So you think the full glass panoramic roof was first introduced in cars like the Renault Megane or Peugeot 308 stationwagon some fifteen years ago? Wrong! This 1966 Mercedes 600 already had one. It was ordered by an excentric oil magnate from Armenia, named Nubar Gulbenkian.
Mister Gulbenkian made loads of money dealing in oil from Iraq. Being of Armenian descent, he was brought up in the United Kingdom and developed a distinct eccentricity. He was famous for his taste of remarkable cars, like the two London taxi’s that were modified for him in the 1960s, both equipped with Rolls-Royce engines.
The remarkable thing about this Mercedes 600 is that it has been ‘customized’ by coachbuilder Henri Chapron in France. Because when Mr Gulbenkian ordered his car, he insisted on the glass roof, and on several other modifications. The Germans, however, were not pleased at all and refused to give this client what he wanted. So Gulbenkian went to a Mercedes-dealer in France and – assuming a false name – ordered a standard 600. Once that car was delivered, it was immediately sent to Chapron in Paris. And there the car was fitted with all the goodies that Gulbenkian wanted.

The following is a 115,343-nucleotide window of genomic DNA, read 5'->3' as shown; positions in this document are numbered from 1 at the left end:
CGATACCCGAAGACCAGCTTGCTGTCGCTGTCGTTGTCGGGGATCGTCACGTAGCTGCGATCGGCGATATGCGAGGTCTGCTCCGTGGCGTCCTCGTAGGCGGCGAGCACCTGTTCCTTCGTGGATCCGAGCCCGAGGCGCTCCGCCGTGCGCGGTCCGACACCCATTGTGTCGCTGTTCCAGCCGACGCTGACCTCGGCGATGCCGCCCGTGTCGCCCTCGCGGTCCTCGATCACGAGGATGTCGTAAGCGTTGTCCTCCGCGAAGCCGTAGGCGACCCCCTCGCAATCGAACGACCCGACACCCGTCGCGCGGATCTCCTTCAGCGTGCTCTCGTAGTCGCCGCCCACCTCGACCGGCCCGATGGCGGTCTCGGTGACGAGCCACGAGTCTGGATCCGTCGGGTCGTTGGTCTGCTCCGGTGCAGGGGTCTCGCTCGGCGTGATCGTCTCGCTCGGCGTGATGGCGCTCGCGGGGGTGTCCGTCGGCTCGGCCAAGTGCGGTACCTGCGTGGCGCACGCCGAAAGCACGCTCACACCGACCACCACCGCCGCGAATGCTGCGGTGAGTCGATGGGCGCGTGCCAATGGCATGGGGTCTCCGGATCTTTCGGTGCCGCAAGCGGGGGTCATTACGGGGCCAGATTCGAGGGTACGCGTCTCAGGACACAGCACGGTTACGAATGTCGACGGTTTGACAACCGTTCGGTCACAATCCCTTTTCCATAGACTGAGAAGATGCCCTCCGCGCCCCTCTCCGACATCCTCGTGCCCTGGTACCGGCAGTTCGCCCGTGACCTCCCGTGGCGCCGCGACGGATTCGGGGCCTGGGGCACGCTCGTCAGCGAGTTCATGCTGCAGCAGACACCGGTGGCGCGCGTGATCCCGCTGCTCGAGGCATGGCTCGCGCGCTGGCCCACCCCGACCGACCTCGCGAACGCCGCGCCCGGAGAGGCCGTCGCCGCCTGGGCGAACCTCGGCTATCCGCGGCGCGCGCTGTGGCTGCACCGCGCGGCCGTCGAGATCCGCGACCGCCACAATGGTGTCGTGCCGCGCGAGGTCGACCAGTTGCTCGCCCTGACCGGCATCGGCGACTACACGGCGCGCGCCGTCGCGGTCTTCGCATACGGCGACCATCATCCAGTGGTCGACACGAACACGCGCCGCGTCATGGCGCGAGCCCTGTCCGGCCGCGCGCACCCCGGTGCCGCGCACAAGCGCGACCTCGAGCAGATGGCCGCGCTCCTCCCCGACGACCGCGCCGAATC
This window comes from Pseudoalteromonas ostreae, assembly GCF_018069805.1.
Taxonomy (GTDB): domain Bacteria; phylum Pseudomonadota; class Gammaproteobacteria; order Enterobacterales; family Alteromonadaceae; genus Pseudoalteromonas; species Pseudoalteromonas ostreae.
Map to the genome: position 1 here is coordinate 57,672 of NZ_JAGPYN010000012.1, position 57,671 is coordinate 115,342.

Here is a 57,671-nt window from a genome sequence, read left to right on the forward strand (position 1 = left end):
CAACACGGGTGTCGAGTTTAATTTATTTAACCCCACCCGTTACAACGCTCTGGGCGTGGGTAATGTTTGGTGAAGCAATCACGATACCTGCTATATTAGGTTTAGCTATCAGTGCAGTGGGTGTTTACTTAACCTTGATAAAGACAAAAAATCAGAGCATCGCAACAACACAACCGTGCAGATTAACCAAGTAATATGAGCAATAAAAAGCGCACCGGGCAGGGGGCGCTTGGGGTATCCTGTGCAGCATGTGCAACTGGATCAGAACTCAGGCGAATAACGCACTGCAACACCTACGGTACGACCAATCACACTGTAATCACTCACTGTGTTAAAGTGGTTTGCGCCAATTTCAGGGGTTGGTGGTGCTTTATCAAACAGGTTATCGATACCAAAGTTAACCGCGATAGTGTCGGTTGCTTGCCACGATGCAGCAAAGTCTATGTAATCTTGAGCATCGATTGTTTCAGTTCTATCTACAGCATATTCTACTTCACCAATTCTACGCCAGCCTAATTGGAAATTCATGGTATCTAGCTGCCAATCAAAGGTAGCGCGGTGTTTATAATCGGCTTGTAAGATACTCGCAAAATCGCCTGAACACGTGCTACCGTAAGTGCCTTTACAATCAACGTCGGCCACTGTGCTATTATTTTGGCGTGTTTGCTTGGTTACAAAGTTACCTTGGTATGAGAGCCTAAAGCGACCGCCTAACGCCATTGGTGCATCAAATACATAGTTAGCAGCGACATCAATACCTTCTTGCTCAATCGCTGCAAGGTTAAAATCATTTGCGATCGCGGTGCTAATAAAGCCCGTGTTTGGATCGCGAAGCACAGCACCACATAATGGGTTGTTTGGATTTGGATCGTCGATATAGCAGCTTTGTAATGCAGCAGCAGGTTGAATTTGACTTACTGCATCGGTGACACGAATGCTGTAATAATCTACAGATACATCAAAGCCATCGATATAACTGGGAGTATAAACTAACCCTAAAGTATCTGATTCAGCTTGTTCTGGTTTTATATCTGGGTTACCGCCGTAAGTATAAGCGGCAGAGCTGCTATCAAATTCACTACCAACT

The panoramic glass roof was the most important, but also the car had a speedometer and rev counter in the back, so the boss could keep an eye on his chauffeur. The rear seats could fold back into a double bed and the car was upholstered in the finest quality leather, but no wood was used anywhere in the interior.
The same specifications we find in the Rolls-Royce Wraith that Gulbenkian ordered ten years before. That car also was equipped with a speedometer in the back and a perspex roof. Gulbenkian had ordered Rolls-Royces before, some of them were quite outlandish.
The Wraith had a perspex roof because it was used mainly at the Cote d’Azur and the same goes for the Mercedes 600. Gulbenkian used that car at his villa in Cannes and when he passed away in 1972, in his testament he had left the Mercedes to the gardener of his villa, who was from Portugal. The gardener took the Mercedes home and stored it for 30 years.
After that the car had three more owners, the last one was Mr Sárraga of Portugal, a prolific car collector. Over the past 30 years, Sárraga has collected a total of 130 classic cars in all sorts and sizes, which are now to be sold by RM Sotheby’s. The Sárraga auction will take place on Sunday, September 21, viewing is possible the day before. Let’s see who is going to take this most remarkable of all Mercedes 600’s home…